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Details emerging in mayor’s soda-tax-for-pre-K plan

SANTA FE, N.M. — So far, Mayor Javier Gonzales and his supporters seem to have done their homework on an ambitious proposal for an early childhood education program to assure pre-K for every 3- or 4-year-old in Santa Fe.

The project would be financed with a 2-cent-per-ounce tax on sugared drinks – that’s everything from soda pop, energy drinks and those faux fruit juices to Frappucinos.

As described by the mayor and his experts, the plan is to “fill in the cracks” in the existing pre-K system via funding to private or nonprofit providers for families who either can’t afford it now or don’t have access to existing slots. “Affordable for some families may be free,” the mayor said.

What about having to establish a new bureaucracy to manage what’s projected to be a $7 million program?

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Santa Fe Community College, which already runs a well-respected early childhood education program, would do the heavy lifting, the mayor says, putting operations “squarely in the hands of a community expert.” The idea is to keep city government out of the actual delivery of pre-K services, although a new city commission would also “provide oversight and administration,” according to a formal resolution that Gonzales introduced this week.

The proposal is aimed at half of the Santa Fe kids, roughly 1,000 3- or 4-year-olds, who now aren’t accessing early childhood education.

So, will pre-K providers, including many who currently get students from families able to afford their services, both accept and have the skills to educate children from a broader demographic?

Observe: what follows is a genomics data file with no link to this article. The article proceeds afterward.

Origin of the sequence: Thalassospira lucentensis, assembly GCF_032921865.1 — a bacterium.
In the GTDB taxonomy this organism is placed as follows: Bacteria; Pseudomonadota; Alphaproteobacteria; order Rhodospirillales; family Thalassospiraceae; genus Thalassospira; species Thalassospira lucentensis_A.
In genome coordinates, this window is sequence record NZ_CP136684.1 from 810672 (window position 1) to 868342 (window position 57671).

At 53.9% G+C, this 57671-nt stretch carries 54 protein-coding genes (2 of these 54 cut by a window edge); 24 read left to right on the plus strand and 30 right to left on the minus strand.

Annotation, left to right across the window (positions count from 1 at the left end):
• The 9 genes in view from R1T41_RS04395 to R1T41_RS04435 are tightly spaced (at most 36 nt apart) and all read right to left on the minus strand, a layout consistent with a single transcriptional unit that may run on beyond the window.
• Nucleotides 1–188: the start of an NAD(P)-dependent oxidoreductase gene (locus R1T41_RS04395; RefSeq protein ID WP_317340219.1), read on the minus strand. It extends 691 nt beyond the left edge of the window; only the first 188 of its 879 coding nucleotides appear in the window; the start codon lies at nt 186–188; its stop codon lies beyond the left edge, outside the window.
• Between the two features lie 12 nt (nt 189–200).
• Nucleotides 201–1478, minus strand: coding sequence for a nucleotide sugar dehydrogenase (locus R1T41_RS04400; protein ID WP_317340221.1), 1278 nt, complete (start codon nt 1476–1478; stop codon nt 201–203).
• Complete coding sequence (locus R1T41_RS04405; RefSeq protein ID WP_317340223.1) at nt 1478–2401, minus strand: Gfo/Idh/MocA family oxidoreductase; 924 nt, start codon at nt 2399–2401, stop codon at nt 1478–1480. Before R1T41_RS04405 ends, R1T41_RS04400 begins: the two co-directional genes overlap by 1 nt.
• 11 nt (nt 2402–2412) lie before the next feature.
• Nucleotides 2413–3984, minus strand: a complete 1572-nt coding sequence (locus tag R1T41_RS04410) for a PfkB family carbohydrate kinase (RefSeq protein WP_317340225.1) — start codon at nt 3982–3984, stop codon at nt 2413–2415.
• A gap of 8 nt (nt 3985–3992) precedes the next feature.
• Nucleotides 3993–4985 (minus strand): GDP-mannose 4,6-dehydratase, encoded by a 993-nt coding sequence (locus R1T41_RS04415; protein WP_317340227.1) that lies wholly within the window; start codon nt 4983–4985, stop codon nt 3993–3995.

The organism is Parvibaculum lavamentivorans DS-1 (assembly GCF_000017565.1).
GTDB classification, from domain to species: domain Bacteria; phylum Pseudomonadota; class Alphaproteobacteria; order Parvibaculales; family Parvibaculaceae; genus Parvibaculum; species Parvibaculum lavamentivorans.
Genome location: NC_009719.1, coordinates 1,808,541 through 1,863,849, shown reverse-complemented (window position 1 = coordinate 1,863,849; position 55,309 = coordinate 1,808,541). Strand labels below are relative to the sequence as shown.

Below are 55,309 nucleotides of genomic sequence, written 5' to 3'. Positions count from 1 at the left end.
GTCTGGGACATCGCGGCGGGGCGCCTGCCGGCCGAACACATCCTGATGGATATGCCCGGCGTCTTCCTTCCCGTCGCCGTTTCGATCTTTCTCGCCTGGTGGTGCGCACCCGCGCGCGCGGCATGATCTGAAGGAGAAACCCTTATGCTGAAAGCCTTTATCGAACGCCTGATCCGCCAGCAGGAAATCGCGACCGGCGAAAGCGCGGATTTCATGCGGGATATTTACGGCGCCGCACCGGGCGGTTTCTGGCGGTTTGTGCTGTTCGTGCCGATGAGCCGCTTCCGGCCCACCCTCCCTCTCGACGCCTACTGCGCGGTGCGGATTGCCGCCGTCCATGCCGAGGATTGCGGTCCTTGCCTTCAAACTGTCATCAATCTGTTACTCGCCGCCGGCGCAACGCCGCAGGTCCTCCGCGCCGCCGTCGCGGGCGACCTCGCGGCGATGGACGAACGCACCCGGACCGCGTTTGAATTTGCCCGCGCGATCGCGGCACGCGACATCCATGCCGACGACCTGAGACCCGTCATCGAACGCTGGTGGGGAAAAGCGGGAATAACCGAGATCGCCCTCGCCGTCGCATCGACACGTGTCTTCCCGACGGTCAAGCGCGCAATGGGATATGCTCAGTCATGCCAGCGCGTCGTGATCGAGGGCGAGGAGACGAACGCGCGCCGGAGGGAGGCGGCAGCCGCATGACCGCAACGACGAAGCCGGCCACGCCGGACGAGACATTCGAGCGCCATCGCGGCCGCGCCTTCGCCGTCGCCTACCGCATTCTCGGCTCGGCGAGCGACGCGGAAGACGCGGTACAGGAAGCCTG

The mayor and his team say providers receiving city funds under a competitive contracting basis will not be able to limit their number of low-income kids. Gonzales said the “people who can least afford it” would “move to the front of the line” for new pre-K slots.

The funding would be intended to increase capacity and access, and providers would be required to meet New Mexico’s four- or five-star standards.

Where will the teachers come from to serve the hundreds of young children who currently aren’t getting any pre-K services? The answer: Some of the money from the proposed program would be funneled through providers to train a teaching corps.

Any way the soda tax money could be siphoned off for other purposes?

The plan will be written to ensure that, if the City Council tries to redirect the tax revenue, “the tax would cease to exist,” said Gonzales.

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The proposal also calls for a public outreach program about the value of early learning, and a “navigation system” to help families understand and access pre-K services.

There’s really not an argument about whether early childhood education is important, particularly in a state that lags in educational achievement. Republican Gov. Susana Martinez has increased funding in this category and received kudos from former Democratic President Barack Obama for the effort, although Democrats like Gonzales believe state government’s effort falls short.

When Gonzales first mentioned soda taxes in a wide-ranging resolution he proposed to the City Council, he appeared to be suggesting that the value of such a levy would be to encourage healthier lifestyles. He’s backed off that “nanny state” position somewhat, now emphasizing the tax as a funding source for pre-K, with any community health benefits from reducing sugar intake as a bonus.

The Santa Fe plan, if endorsed by the City Council, would put the tax and early childhood education plan before city voters. Assuming we’re headed for an election, the issues will be whether city government and its partners can really pull off the mayor’s pre-K plan and whether the plan is worth Santa Feans paying more for sugared drinks – sometimes a lot more. Those big, two-liter bottles of soda that often can be purchased now at an on-sale price just over $1, including tax, would more than double in price.

There will be time before an election to parse all details and, as required, worry about how $7 million in potential tax revenue could inspire abuses created by politics, nepotism and cronyism. For now, though, it appears that Gonzales has put on the table a serious proposal that deserves serious consideration.

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